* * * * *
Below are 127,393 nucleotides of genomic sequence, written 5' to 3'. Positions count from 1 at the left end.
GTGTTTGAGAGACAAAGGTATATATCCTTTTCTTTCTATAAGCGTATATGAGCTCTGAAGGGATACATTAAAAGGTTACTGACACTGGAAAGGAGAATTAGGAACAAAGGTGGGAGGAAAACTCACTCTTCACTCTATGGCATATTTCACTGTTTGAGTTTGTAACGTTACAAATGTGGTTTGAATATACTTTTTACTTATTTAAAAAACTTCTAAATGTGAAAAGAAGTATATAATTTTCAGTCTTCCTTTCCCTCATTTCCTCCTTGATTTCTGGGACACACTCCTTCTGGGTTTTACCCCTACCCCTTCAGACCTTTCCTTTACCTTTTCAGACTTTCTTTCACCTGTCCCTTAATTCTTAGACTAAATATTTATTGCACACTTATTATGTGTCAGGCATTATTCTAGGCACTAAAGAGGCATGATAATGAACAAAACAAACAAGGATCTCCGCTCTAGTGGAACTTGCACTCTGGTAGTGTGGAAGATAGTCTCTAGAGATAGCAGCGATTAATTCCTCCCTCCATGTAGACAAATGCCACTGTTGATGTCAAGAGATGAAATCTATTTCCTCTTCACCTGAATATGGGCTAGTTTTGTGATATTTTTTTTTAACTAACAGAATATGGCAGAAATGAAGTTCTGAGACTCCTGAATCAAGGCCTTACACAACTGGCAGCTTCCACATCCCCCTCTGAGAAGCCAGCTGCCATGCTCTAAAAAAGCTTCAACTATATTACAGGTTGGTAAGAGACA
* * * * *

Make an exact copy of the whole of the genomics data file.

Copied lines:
Below are 127,393 nucleotides of genomic sequence, written 5' to 3'. Positions count from 1 at the left end.
GTGTTTGAGAGACAAAGGTATATATCCTTTTCTTTCTATAAGCGTATATGAGCTCTGAAGGGATACATTAAAAGGTTACTGACACTGGAAAGGAGAATTAGGAACAAAGGTGGGAGGAAAACTCACTCTTCACTCTATGGCATATTTCACTGTTTGAGTTTGTAACGTTACAAATGTGGTTTGAATATACTTTTTACTTATTTAAAAAACTTCTAAATGTGAAAAGAAGTATATAATTTTCAGTCTTCCTTTCCCTCATTTCCTCCTTGATTTCTGGGACACACTCCTTCTGGGTTTTACCCCTACCCCTTCAGACCTTTCCTTTACCTTTTCAGACTTTCTTTCACCTGTCCCTTAATTCTTAGACTAAATATTTATTGCACACTTATTATGTGTCAGGCATTATTCTAGGCACTAAAGAGGCATGATAATGAACAAAACAAACAAGGATCTCCGCTCTAGTGGAACTTGCACTCTGGTAGTGTGGAAGATAGTCTCTAGAGATAGCAGCGATTAATTCCTCCCTCCATGTAGACAAATGCCACTGTTGATGTCAAGAGATGAAATCTATTTCCTCTTCACCTGAATATGGGCTAGTTTTGTGATATTTTTTTTTAACTAACAGAATATGGCAGAAATGAAGTTCTGAGACTCCTGAATCAAGGCCTTACACAACTGGCAGCTTCCACATCCCCCTCTGAGAAGCCAGCTGCCATGCTCTAAAAAAGCTTCAACTATATTACAGGTTGGTAAGAGACA